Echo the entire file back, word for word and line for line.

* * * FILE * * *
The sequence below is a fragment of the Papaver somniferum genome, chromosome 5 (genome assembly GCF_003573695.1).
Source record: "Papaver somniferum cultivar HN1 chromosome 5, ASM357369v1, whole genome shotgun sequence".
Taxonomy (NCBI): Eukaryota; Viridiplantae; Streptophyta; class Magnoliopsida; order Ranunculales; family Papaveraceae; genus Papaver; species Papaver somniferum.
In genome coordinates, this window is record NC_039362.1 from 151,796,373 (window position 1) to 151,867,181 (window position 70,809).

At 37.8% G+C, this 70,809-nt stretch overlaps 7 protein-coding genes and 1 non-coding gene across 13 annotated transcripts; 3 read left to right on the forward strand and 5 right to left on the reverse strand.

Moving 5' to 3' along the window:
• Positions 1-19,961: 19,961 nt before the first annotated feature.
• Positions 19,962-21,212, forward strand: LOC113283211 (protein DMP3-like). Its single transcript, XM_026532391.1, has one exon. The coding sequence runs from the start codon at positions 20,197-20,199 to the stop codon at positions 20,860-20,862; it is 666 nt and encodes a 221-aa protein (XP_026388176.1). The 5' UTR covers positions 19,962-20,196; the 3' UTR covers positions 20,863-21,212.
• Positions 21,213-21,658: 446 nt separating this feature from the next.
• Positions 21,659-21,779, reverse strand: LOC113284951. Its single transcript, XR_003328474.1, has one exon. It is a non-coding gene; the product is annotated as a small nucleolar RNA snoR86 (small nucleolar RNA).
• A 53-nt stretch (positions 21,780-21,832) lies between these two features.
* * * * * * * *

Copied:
The sequence below is a fragment of the Papaver somniferum genome, chromosome 5 (genome assembly GCF_003573695.1).
Source record: "Papaver somniferum cultivar HN1 chromosome 5, ASM357369v1, whole genome shotgun sequence".
Taxonomy (NCBI): Eukaryota; Viridiplantae; Streptophyta; class Magnoliopsida; order Ranunculales; family Papaveraceae; genus Papaver; species Papaver somniferum.
In genome coordinates, this window is record NC_039362.1 from 151,796,373 (window position 1) to 151,867,181 (window position 70,809).

At 37.8% G+C, this 70,809-nt stretch overlaps 7 protein-coding genes and 1 non-coding gene across 13 annotated transcripts; 3 read left to right on the forward strand and 5 right to left on the reverse strand.

Moving 5' to 3' along the window:
• Positions 1-19,961: 19,961 nt before the first annotated feature.
• Positions 19,962-21,212, forward strand: LOC113283211 (protein DMP3-like). Its single transcript, XM_026532391.1, has one exon. The coding sequence runs from the start codon at positions 20,197-20,199 to the stop codon at positions 20,860-20,862; it is 666 nt and encodes a 221-aa protein (XP_026388176.1). The 5' UTR covers positions 19,962-20,196; the 3' UTR covers positions 20,863-21,212.
• Positions 21,213-21,658: 446 nt separating this feature from the next.
• Positions 21,659-21,779, reverse strand: LOC113284951. Its single transcript, XR_003328474.1, has one exon. It is a non-coding gene; the product is annotated as a small nucleolar RNA snoR86 (small nucleolar RNA).
• A 53-nt stretch (positions 21,780-21,832) lies between these two features.